Mark Carney: The Right Man for the Job?

On his appointment, George Osbourne described him as the ’outstanding central banker of our generation.’ The Economist had glowingly called for his appointment. Sir Mervyn King declared him ’the outstanding choice to succeed me.’ The pound even hit a two and a half year high against the Canadian dollar on the day the news was announced. Mark Carney has a lot of questions to deal with on his appointment as Governor of a Bank of England with increased powers; but his suitability for the job (which he will start in June 2013) is certainly not one of them.

This positive reaction is not surprising even though this is an unexpected announcement. The media had ruled him out, the city had ruled him out, and even Carney ruled himself out in the summer (although perhaps the appointment of another ex-Goldman Sachs man to a top European job should not have been a surprise). Most of the praise for the appointment stemmed from the job that he did as Governor of the Bank of Canada; he seemed quick in his attempts to tackle the problems that the financial crisis caused, notably quicker than the Bank of England. As the crisis worsened, he repeatedly cut the target for the overnight rate in an attempt to increase liquidity, and in April 2009, pledged to keep it at just 0.25% until the second quarter of 2010. Indeed, over the course of 2008 the BoE’s bank rate was over 2% higher than that of Canada. This, combined with other factors, meant that Canada was the fastest G7 economy to recover to its pre-recession peak.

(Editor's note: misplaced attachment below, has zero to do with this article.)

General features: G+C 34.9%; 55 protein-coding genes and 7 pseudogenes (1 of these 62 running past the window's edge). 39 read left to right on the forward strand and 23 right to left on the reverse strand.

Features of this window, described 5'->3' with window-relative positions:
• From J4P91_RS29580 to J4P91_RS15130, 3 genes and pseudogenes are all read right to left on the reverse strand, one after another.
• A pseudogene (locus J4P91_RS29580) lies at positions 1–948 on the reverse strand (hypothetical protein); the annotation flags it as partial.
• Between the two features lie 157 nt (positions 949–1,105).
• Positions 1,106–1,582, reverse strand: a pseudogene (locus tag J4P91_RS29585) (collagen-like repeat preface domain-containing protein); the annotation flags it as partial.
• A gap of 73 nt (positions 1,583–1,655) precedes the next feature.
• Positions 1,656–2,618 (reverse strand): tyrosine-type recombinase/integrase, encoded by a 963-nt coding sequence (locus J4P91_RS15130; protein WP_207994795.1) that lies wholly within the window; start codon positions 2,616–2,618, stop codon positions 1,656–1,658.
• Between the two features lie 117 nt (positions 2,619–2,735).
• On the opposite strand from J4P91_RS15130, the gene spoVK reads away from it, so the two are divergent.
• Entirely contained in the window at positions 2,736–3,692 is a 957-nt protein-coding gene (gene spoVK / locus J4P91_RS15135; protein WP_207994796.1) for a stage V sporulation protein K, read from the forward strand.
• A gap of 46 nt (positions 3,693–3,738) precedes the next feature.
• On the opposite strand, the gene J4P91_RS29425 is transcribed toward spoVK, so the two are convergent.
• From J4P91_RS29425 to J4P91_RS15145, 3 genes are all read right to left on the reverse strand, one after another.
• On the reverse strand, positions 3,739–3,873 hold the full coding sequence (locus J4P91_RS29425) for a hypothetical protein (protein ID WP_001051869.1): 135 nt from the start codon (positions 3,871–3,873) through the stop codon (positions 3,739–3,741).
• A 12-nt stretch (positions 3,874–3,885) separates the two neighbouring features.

Mr Carney also seems more aware of the problems that the major western economies are facing. Both he and Sir Mervyn King have worried about the lack of credit available for small and medium sized businesses, but Mr Carney has also repeatedly highlighted the problem of larger firms hoarding piles of cash; what he terms ’dead money.’ Canadian companies now hold $300 billion in cash , 25% more than in 2008. He suggested that these firms ’put money to work and if they can’t think of what to do with it, they should give it back to their shareholders.’ The governor of the BoC has also warned that in Canada the public were consuming beyond their means.

These are problems that afflict Britain as well, so his apparent lack of in-depth knowledge of the British economy might not be such an issue if he already understands the problems that face it. Indeed, Alistair Darling suggested that ’He stuck out from other central bankers in his understanding of the crisis and what needs to be done about it.’ Contrast this with the accusations that the MPC was ’behind the curve’ (David Blanchflower aside) at the start of the crisis.
Carney will also take charge at a time when many of the powers surrendered to the Financial Services Authority in 1997 will be returned to the bank. It will now have the job of supervising and regulating individual banks, and will play a crucial role in the raft of regulations that Mr Osbourne wants Threadneedle Street to oversee in order to protect the banking system from the type of shock it has just experienced. Mr Carney has served as chairman of the Financial Stability Board since November 2011, which would suggest that he has experience in this area. On the other hand, as Malcolm Barr at JP Morgan suggested, this might mean that he ’is relatively orthodox in the [field of] financial regulation. This isn’t Andrew Haldane coming in with a lot of views which are a little bit more challenging to the mainstream.’